For most of this part, the good part, I just lay on my back with my eyes closed in a little euphoric bubble. And if only that could have lasted—because, pretty soon, the bad part kicked in. In one incident after the next, I revisited traumatic chapters of my childhood. It played out like some celebrity retrospective—only instead of showing the best clips from my long career, I was forced to witness the moments that had bruised me most. I was in the womb feeling my family’s stress, in school running from bullies, and in my teenage bedroom listening to Smashing Pumpkins while writing poetry with rhymes like “blunt knives” and “short lives.”

In the middle of this trip down misery lane, I broke out in feverish sweat and felt the need to puke. But like I said, I was worried my container wouldn’t handle my load, so I got up and wobbled to the bathroom. My stomach was a mess, but I couldn’t puke, so I tried to shit. Somehow I’d got it into my head that the only way to end this hell-ride was to push the ayahuasca out of my body through whichever hole was most compliant. Some drugs allow you to look at yourself from a distance. If that had been the case, I imagine I’d be looking at myself doing some kind of twerk-cum-lapdance for the toilet bowl’s pleasure, with my track pants around my ankles.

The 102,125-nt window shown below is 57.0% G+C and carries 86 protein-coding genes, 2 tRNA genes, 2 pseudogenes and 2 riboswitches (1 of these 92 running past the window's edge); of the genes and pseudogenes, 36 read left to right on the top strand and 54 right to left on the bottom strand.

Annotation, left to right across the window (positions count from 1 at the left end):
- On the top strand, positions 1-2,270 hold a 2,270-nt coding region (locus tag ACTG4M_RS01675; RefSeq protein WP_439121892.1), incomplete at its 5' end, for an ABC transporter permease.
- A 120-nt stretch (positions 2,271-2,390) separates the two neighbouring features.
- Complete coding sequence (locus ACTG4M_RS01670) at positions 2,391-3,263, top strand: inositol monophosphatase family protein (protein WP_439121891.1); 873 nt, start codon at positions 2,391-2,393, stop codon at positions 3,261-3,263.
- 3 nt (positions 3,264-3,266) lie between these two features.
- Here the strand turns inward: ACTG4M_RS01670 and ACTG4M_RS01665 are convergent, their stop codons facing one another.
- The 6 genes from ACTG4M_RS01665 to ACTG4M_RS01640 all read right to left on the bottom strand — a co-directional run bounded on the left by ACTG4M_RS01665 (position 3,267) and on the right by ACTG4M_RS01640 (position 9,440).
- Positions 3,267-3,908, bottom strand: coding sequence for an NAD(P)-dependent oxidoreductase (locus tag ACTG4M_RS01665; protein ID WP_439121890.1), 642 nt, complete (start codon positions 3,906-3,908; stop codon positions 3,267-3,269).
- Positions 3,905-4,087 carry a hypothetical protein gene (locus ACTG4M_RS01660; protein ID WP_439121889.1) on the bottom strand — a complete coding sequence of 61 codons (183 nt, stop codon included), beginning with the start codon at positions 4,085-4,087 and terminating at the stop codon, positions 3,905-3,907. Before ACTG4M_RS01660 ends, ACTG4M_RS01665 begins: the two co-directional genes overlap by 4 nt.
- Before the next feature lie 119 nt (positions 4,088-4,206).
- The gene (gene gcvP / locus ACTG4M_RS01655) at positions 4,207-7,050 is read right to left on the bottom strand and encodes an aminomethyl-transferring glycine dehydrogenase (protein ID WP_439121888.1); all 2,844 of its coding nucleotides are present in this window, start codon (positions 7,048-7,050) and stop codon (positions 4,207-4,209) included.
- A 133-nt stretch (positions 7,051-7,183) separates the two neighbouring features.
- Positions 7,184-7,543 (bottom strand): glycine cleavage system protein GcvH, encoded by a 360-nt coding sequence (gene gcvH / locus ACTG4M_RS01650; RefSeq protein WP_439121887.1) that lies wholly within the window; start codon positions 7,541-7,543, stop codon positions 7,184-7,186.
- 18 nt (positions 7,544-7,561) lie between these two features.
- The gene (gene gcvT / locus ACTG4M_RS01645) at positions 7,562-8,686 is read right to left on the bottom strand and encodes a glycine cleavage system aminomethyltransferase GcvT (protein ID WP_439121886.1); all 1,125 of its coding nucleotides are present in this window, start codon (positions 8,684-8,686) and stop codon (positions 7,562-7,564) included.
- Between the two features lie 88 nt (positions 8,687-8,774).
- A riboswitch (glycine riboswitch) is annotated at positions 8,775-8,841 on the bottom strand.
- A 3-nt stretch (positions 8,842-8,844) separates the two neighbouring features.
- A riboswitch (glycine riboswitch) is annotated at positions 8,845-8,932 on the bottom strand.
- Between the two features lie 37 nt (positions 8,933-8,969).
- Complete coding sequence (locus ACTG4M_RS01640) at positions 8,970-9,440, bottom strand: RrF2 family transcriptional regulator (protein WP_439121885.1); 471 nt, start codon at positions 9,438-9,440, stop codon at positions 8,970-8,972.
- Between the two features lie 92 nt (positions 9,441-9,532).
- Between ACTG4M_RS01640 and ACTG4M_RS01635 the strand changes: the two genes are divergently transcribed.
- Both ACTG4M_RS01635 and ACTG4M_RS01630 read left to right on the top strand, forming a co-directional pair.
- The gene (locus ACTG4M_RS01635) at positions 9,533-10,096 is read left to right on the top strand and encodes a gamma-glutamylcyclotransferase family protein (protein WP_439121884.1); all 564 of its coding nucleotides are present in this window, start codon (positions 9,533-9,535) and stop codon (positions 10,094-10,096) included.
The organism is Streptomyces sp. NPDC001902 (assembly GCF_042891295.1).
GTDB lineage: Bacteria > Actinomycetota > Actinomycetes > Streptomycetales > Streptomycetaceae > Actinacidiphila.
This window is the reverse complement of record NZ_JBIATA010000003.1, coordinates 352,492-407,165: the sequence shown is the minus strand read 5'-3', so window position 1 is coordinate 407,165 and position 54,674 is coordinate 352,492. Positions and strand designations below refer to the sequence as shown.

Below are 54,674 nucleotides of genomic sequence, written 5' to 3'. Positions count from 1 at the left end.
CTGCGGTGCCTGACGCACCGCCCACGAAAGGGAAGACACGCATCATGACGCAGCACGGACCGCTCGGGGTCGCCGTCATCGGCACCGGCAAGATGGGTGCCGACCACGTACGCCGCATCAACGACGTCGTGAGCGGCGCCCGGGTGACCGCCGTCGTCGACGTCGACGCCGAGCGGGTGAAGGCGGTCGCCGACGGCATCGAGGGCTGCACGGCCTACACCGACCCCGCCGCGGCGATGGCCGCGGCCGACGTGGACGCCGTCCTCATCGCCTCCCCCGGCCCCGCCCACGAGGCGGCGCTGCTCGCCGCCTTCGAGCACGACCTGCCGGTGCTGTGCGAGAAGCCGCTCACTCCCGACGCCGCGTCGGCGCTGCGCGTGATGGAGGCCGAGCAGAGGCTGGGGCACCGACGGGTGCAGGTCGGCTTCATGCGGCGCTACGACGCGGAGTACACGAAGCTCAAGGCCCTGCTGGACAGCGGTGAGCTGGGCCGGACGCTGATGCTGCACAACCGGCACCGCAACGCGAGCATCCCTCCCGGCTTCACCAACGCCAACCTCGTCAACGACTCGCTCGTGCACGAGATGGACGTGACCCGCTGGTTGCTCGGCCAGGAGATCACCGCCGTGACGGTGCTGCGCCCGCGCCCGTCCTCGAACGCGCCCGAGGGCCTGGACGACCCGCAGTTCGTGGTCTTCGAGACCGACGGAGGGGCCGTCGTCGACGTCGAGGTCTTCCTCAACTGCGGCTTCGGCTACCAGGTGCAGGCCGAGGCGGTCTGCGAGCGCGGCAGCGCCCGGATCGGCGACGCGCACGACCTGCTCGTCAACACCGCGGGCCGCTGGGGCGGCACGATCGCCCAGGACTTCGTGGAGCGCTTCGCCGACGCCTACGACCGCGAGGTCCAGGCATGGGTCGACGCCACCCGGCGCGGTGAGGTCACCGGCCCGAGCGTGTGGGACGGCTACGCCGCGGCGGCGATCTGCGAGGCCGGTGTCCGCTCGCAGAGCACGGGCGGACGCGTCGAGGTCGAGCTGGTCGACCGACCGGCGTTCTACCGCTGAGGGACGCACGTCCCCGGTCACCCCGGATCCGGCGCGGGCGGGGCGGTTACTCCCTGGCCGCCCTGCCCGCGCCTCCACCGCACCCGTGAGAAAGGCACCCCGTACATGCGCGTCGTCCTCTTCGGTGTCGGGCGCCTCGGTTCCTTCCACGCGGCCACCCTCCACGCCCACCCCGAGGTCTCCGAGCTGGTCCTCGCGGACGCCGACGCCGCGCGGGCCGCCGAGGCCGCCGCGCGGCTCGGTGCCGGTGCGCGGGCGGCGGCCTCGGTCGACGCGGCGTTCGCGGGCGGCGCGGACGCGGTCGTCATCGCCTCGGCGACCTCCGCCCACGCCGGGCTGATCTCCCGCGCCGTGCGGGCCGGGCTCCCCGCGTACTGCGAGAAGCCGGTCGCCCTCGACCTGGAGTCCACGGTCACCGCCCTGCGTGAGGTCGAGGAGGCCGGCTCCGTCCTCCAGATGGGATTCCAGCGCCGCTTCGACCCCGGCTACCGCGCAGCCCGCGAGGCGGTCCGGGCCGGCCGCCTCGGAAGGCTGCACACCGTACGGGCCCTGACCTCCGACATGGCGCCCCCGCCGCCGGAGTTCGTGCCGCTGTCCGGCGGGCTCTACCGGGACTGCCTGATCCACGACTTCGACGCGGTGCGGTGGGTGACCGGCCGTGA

Defeated, I went back out to the room, lay down on my mat, and suffered. Really suffered. When I wasn’t terrified, I was crying big tears of sadness. The golden trails would come and go, and I do remember seeing my penis presented in front of me as a giant tower reaching into the clouds—which was kind of cool—but for the most part, I was in seven circles of plant-based hell.